9 April 2015
The European Union has one of the largest deep-sea fishing fleets in the world and some of the most impacted deep-sea stocks.
(c) Pasaules Dabas Fonds
Bottom trawlers drag huge, weighted nets along the deep seafloor, wiping out all in their path, including corals and sponges that have flourished for thousands of years. They are severely damaging vast expanses of an environment so fragile that it may never recover and they are doing so in pursuit of only a few fish species and for very little, if any, economic gain.
The EU has been negotiating a new deep-sea fishing regulation since 2012 and reform is urgent if we are to ensure sustainable deep-sea fishing and protect deep-sea ecosystems.
States must not continue to allow a deep-sea fishing regime that leaves the door open to continued destruction.
Latvia, which holds the rotating Presidency of the European Union for the first six months of 2015, is working with other European countries to reach an agreement. This would be a significant achievement for the conservation of the marine environment, and a lasting legacy for the Latvian Presidency.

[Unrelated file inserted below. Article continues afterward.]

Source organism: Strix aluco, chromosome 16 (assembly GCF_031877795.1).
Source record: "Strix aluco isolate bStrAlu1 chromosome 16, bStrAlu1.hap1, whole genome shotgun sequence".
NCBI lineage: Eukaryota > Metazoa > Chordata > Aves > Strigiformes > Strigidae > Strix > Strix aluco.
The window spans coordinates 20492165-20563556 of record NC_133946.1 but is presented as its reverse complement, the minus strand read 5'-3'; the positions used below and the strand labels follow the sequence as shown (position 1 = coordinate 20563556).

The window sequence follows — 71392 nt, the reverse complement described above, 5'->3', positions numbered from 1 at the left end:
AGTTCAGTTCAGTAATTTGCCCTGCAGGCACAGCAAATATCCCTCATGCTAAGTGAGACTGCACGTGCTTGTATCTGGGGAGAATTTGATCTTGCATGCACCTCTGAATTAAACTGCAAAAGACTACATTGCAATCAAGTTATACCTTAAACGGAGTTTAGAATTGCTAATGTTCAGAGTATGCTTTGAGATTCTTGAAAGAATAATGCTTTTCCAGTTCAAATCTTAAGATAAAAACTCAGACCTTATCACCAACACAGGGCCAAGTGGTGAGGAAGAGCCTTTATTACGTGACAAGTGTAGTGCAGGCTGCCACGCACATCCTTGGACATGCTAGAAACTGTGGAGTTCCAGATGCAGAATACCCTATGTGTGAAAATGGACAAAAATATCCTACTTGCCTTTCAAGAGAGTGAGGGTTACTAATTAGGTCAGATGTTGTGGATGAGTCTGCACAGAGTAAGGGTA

To encourage the Latvian Presidency to move forward on this agreement, Sea Rose will be touring Riga over the next few days with Pasaules Dabas Fonds (WWF). Sea Rose, an iconic deep-sea fish, the roundnose grenadier, travelled round Italy during their presidency last year and is here to help show Latvian and other European ministers the importance of conserving the deep sea.
Follow the tour on twitter @PDF_Latvija and retweet your support.